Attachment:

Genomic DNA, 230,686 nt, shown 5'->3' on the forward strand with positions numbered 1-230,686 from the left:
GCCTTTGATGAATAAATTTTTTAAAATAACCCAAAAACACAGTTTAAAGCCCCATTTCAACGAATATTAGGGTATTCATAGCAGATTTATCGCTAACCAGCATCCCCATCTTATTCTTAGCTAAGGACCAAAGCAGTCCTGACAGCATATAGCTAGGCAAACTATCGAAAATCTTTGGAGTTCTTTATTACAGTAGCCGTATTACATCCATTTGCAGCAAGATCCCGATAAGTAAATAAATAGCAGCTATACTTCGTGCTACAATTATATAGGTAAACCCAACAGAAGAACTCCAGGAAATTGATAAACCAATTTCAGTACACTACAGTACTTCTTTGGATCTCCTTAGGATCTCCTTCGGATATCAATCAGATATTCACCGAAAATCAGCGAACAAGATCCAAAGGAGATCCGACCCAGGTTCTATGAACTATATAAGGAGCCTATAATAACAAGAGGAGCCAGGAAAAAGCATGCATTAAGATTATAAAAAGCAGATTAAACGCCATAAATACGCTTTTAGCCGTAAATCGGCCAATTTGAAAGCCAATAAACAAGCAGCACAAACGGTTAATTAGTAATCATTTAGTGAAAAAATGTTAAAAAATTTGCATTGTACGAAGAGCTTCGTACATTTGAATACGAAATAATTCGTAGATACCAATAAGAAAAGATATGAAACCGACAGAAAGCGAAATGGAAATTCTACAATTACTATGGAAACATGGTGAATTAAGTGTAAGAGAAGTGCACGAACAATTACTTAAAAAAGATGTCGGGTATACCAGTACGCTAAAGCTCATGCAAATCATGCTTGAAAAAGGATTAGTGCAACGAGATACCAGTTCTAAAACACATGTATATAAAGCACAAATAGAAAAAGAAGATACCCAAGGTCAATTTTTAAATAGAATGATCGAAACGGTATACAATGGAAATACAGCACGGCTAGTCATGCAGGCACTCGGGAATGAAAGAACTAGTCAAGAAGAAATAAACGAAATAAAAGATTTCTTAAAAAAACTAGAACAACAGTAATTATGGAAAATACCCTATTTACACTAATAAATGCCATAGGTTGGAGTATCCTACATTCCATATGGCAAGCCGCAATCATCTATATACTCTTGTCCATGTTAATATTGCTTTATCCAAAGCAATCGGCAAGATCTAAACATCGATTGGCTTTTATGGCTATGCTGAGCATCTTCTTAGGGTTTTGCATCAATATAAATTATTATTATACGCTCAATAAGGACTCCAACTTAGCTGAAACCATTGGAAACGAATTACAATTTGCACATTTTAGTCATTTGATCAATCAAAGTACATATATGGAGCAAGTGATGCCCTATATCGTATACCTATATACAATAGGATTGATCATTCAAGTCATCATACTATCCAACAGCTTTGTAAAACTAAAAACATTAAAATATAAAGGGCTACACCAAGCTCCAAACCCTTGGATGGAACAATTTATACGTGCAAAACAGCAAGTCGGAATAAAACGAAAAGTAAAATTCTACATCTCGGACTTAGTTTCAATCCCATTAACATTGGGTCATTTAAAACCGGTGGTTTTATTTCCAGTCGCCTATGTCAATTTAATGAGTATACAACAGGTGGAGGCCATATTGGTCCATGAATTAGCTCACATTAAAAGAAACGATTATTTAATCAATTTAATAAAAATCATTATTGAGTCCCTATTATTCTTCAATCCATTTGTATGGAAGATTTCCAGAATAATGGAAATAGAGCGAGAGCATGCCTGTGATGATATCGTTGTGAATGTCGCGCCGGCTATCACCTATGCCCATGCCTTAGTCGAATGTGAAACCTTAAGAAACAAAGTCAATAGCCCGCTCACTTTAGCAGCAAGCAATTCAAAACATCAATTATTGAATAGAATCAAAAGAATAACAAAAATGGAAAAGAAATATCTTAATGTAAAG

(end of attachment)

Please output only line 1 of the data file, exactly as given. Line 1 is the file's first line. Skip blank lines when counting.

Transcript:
Genomic DNA, 230,686 nt, shown 5'->3' on the forward strand with positions numbered 1-230,686 from the left: